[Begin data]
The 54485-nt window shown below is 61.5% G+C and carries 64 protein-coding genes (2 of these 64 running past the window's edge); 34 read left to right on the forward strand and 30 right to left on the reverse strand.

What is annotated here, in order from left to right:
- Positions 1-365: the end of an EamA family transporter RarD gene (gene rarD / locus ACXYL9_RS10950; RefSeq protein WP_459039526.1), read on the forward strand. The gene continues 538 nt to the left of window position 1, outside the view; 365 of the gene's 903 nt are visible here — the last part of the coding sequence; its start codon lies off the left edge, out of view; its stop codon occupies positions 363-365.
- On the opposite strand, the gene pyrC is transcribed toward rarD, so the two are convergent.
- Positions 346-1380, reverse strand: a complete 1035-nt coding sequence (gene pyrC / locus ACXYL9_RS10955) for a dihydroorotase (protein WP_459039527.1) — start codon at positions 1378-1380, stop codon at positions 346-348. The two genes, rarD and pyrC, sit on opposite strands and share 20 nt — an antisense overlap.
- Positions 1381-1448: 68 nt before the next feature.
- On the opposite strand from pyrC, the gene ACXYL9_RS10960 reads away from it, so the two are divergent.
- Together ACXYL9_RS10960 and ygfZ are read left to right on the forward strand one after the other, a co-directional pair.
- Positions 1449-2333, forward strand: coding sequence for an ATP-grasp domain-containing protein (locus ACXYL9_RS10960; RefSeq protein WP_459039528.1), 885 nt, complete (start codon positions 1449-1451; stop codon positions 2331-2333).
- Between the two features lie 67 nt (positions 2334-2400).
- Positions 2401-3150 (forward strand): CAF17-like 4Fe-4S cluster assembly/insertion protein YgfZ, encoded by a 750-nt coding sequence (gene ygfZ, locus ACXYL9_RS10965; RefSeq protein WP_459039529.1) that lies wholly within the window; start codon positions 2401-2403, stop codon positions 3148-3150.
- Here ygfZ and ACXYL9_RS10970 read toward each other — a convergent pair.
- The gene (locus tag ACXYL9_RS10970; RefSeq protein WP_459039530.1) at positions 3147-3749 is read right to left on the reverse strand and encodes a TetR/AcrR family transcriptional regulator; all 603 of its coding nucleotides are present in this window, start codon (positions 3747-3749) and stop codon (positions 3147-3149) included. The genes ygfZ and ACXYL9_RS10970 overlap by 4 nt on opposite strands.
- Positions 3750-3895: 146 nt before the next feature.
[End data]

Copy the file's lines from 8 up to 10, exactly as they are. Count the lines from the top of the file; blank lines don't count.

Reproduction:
- Together ACXYL9_RS10960 and ygfZ are read left to right on the forward strand one after the other, a co-directional pair.
- Positions 1449-2333, forward strand: coding sequence for an ATP-grasp domain-containing protein (locus ACXYL9_RS10960; RefSeq protein WP_459039528.1), 885 nt, complete (start codon positions 1449-1451; stop codon positions 2331-2333).
- Between the two features lie 67 nt (positions 2334-2400).